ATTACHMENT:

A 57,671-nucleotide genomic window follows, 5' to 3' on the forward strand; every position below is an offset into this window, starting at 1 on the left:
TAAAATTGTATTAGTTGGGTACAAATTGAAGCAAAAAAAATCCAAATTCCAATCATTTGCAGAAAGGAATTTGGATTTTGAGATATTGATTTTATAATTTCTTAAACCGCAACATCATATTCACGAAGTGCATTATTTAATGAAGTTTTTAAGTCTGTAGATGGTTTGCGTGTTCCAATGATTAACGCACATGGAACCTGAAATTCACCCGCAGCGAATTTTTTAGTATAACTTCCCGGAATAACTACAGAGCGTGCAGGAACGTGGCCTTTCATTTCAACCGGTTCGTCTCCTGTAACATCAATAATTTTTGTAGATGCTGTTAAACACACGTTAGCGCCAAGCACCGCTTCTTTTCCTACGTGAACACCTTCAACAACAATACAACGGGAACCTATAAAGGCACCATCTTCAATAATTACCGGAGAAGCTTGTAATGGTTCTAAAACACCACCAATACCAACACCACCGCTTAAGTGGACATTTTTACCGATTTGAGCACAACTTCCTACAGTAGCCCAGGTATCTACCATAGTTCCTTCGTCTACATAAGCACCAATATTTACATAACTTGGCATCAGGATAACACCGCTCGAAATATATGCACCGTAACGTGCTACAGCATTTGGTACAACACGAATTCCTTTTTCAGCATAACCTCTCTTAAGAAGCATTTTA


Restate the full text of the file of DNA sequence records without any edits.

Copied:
A 57,671-nucleotide genomic window follows, 5' to 3' on the forward strand; every position below is an offset into this window, starting at 1 on the left:
TAAAATTGTATTAGTTGGGTACAAATTGAAGCAAAAAAAATCCAAATTCCAATCATTTGCAGAAAGGAATTTGGATTTTGAGATATTGATTTTATAATTTCTTAAACCGCAACATCATATTCACGAAGTGCATTATTTAATGAAGTTTTTAAGTCTGTAGATGGTTTGCGTGTTCCAATGATTAACGCACATGGAACCTGAAATTCACCCGCAGCGAATTTTTTAGTATAACTTCCCGGAATAACTACAGAGCGTGCAGGAACGTGGCCTTTCATTTCAACCGGTTCGTCTCCTGTAACATCAATAATTTTTGTAGATGCTGTTAAACACACGTTAGCGCCAAGCACCGCTTCTTTTCCTACGTGAACACCTTCAACAACAATACAACGGGAACCTATAAAGGCACCATCTTCAATAATTACCGGAGAAGCTTGTAATGGTTCTAAAACACCACCAATACCAACACCACCGCTTAAGTGGACATTTTTACCGATTTGAGCACAACTTCCTACAGTAGCCCAGGTATCTACCATAGTTCCTTCGTCTACATAAGCACCAATATTTACATAACTTGGCATCAGGATAACACCGCTCGAAATATATGCACCGTAACGTGCTACAGCATTTGGTACAACACGAATTCCTTTTTCAGCATAACCTCTCTTAAGAAGCATTTTA